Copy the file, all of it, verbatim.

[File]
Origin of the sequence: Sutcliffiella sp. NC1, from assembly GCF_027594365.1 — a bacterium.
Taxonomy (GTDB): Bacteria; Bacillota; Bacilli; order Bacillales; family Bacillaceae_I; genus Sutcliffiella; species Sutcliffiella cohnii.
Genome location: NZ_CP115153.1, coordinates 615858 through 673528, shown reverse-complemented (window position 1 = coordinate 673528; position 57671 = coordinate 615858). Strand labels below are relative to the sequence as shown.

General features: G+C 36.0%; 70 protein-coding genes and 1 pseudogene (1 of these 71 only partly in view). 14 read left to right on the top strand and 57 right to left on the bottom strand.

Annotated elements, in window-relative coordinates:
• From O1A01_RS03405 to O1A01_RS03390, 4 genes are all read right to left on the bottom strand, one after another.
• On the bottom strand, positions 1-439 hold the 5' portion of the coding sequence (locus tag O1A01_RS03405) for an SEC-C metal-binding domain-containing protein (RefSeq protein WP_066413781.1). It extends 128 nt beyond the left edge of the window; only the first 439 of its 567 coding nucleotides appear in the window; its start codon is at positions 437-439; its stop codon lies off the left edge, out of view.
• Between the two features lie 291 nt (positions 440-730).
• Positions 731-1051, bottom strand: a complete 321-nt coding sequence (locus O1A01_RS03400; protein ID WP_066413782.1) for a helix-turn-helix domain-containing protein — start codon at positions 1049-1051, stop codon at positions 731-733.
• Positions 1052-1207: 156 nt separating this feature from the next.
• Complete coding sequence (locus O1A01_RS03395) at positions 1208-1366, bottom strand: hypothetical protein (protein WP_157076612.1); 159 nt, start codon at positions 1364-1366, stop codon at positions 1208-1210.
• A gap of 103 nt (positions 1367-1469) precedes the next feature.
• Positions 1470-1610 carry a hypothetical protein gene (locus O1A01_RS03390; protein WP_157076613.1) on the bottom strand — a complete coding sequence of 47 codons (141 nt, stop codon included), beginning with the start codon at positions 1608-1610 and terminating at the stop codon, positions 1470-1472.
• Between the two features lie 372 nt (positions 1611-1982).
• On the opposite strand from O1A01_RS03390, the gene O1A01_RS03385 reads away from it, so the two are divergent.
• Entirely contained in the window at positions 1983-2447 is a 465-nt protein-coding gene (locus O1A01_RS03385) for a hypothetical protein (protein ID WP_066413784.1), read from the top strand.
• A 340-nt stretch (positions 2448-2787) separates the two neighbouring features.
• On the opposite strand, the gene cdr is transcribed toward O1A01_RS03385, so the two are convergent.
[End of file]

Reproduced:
Origin of the sequence: Sutcliffiella sp. NC1, from assembly GCF_027594365.1 — a bacterium.
Taxonomy (GTDB): Bacteria; Bacillota; Bacilli; order Bacillales; family Bacillaceae_I; genus Sutcliffiella; species Sutcliffiella cohnii.
Genome location: NZ_CP115153.1, coordinates 615858 through 673528, shown reverse-complemented (window position 1 = coordinate 673528; position 57671 = coordinate 615858). Strand labels below are relative to the sequence as shown.

General features: G+C 36.0%; 70 protein-coding genes and 1 pseudogene (1 of these 71 only partly in view). 14 read left to right on the top strand and 57 right to left on the bottom strand.

Annotated elements, in window-relative coordinates:
• From O1A01_RS03405 to O1A01_RS03390, 4 genes are all read right to left on the bottom strand, one after another.
• On the bottom strand, positions 1-439 hold the 5' portion of the coding sequence (locus tag O1A01_RS03405) for an SEC-C metal-binding domain-containing protein (RefSeq protein WP_066413781.1). It extends 128 nt beyond the left edge of the window; only the first 439 of its 567 coding nucleotides appear in the window; its start codon is at positions 437-439; its stop codon lies off the left edge, out of view.
• Between the two features lie 291 nt (positions 440-730).
• Positions 731-1051, bottom strand: a complete 321-nt coding sequence (locus O1A01_RS03400; protein ID WP_066413782.1) for a helix-turn-helix domain-containing protein — start codon at positions 1049-1051, stop codon at positions 731-733.
• Positions 1052-1207: 156 nt separating this feature from the next.
• Complete coding sequence (locus O1A01_RS03395) at positions 1208-1366, bottom strand: hypothetical protein (protein WP_157076612.1); 159 nt, start codon at positions 1364-1366, stop codon at positions 1208-1210.
• A gap of 103 nt (positions 1367-1469) precedes the next feature.
• Positions 1470-1610 carry a hypothetical protein gene (locus O1A01_RS03390; protein WP_157076613.1) on the bottom strand — a complete coding sequence of 47 codons (141 nt, stop codon included), beginning with the start codon at positions 1608-1610 and terminating at the stop codon, positions 1470-1472.
• Between the two features lie 372 nt (positions 1611-1982).
• On the opposite strand from O1A01_RS03390, the gene O1A01_RS03385 reads away from it, so the two are divergent.
• Entirely contained in the window at positions 1983-2447 is a 465-nt protein-coding gene (locus O1A01_RS03385) for a hypothetical protein (protein ID WP_066413784.1), read from the top strand.
• A 340-nt stretch (positions 2448-2787) separates the two neighbouring features.
• On the opposite strand, the gene cdr is transcribed toward O1A01_RS03385, so the two are convergent.